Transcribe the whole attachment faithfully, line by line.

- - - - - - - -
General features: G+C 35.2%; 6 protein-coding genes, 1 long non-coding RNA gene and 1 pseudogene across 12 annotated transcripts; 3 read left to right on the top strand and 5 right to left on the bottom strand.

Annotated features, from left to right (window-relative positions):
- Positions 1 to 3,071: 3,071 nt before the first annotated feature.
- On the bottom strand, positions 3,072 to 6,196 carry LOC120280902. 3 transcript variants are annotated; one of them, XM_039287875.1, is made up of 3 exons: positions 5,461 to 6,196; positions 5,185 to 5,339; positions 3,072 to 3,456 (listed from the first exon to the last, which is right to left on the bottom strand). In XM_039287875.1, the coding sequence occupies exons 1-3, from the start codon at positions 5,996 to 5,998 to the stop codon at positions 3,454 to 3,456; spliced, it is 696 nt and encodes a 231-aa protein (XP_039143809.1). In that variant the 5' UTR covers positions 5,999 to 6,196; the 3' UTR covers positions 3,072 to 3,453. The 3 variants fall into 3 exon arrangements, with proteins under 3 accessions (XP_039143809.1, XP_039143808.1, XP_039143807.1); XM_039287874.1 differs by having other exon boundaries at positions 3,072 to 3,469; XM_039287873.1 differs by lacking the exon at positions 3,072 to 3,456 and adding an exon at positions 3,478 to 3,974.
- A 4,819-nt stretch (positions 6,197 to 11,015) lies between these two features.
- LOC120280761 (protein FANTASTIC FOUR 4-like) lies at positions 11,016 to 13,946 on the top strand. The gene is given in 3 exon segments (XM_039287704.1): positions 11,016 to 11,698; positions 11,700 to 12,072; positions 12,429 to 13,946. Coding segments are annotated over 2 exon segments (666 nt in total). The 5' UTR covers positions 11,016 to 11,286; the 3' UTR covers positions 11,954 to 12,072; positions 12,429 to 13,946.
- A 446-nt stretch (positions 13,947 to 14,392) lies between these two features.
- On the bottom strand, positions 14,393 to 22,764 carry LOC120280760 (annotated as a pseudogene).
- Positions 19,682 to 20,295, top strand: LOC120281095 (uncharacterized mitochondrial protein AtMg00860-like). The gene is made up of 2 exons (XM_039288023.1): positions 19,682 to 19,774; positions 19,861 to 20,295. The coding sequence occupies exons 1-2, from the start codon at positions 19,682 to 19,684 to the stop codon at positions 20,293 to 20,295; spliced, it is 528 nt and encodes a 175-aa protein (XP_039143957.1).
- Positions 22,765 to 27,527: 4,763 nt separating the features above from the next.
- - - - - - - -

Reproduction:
General features: G+C 35.2%; 6 protein-coding genes, 1 long non-coding RNA gene and 1 pseudogene across 12 annotated transcripts; 3 read left to right on the top strand and 5 right to left on the bottom strand.

Annotated features, from left to right (window-relative positions):
- Positions 1 to 3,071: 3,071 nt before the first annotated feature.
- On the bottom strand, positions 3,072 to 6,196 carry LOC120280902. 3 transcript variants are annotated; one of them, XM_039287875.1, is made up of 3 exons: positions 5,461 to 6,196; positions 5,185 to 5,339; positions 3,072 to 3,456 (listed from the first exon to the last, which is right to left on the bottom strand). In XM_039287875.1, the coding sequence occupies exons 1-3, from the start codon at positions 5,996 to 5,998 to the stop codon at positions 3,454 to 3,456; spliced, it is 696 nt and encodes a 231-aa protein (XP_039143809.1). In that variant the 5' UTR covers positions 5,999 to 6,196; the 3' UTR covers positions 3,072 to 3,453. The 3 variants fall into 3 exon arrangements, with proteins under 3 accessions (XP_039143809.1, XP_039143808.1, XP_039143807.1); XM_039287874.1 differs by having other exon boundaries at positions 3,072 to 3,469; XM_039287873.1 differs by lacking the exon at positions 3,072 to 3,456 and adding an exon at positions 3,478 to 3,974.
- A 4,819-nt stretch (positions 6,197 to 11,015) lies between these two features.
- LOC120280761 (protein FANTASTIC FOUR 4-like) lies at positions 11,016 to 13,946 on the top strand. The gene is given in 3 exon segments (XM_039287704.1): positions 11,016 to 11,698; positions 11,700 to 12,072; positions 12,429 to 13,946. Coding segments are annotated over 2 exon segments (666 nt in total). The 5' UTR covers positions 11,016 to 11,286; the 3' UTR covers positions 11,954 to 12,072; positions 12,429 to 13,946.
- A 446-nt stretch (positions 13,947 to 14,392) lies between these two features.
- On the bottom strand, positions 14,393 to 22,764 carry LOC120280760 (annotated as a pseudogene).
- Positions 19,682 to 20,295, top strand: LOC120281095 (uncharacterized mitochondrial protein AtMg00860-like). The gene is made up of 2 exons (XM_039288023.1): positions 19,682 to 19,774; positions 19,861 to 20,295. The coding sequence occupies exons 1-2, from the start codon at positions 19,682 to 19,684 to the stop codon at positions 20,293 to 20,295; spliced, it is 528 nt and encodes a 175-aa protein (XP_039143957.1).
- Positions 22,765 to 27,527: 4,763 nt separating the features above from the next.